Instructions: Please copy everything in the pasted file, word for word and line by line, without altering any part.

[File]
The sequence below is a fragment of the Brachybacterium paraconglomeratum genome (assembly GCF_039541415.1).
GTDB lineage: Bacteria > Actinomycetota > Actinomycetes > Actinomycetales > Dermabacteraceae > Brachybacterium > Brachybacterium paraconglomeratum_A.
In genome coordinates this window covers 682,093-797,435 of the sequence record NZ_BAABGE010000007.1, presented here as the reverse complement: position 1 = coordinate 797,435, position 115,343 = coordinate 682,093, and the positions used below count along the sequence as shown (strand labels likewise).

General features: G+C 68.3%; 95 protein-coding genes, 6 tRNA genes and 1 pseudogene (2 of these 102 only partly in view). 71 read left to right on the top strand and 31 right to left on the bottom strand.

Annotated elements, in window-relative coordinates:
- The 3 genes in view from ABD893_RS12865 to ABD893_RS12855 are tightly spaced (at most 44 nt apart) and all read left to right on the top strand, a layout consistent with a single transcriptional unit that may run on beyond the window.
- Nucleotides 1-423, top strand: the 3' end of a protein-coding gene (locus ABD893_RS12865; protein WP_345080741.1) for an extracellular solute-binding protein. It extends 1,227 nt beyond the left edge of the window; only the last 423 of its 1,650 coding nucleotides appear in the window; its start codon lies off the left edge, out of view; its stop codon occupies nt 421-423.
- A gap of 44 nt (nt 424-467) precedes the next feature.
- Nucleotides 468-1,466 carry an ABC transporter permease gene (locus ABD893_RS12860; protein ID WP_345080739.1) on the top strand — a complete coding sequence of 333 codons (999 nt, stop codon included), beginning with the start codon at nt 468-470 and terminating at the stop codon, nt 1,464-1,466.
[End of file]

The sequence below is a fragment of the Brachybacterium paraconglomeratum genome (assembly GCF_039541415.1).
GTDB lineage: Bacteria > Actinomycetota > Actinomycetes > Actinomycetales > Dermabacteraceae > Brachybacterium > Brachybacterium paraconglomeratum_A.
In genome coordinates this window covers 682,093-797,435 of the sequence record NZ_BAABGE010000007.1, presented here as the reverse complement: position 1 = coordinate 797,435, position 115,343 = coordinate 682,093, and the positions used below count along the sequence as shown (strand labels likewise).

General features: G+C 68.3%; 95 protein-coding genes, 6 tRNA genes and 1 pseudogene (2 of these 102 only partly in view). 71 read left to right on the top strand and 31 right to left on the bottom strand.

Annotated elements, in window-relative coordinates:
- The 3 genes in view from ABD893_RS12865 to ABD893_RS12855 are tightly spaced (at most 44 nt apart) and all read left to right on the top strand, a layout consistent with a single transcriptional unit that may run on beyond the window.
- Nucleotides 1-423, top strand: the 3' end of a protein-coding gene (locus ABD893_RS12865; protein WP_345080741.1) for an extracellular solute-binding protein. It extends 1,227 nt beyond the left edge of the window; only the last 423 of its 1,650 coding nucleotides appear in the window; its start codon lies off the left edge, out of view; its stop codon occupies nt 421-423.
- A gap of 44 nt (nt 424-467) precedes the next feature.
- Nucleotides 468-1,466 carry an ABC transporter permease gene (locus ABD893_RS12860; protein ID WP_345080739.1) on the top strand — a complete coding sequence of 333 codons (999 nt, stop codon included), beginning with the start codon at nt 468-470 and terminating at the stop codon, nt 1,464-1,466.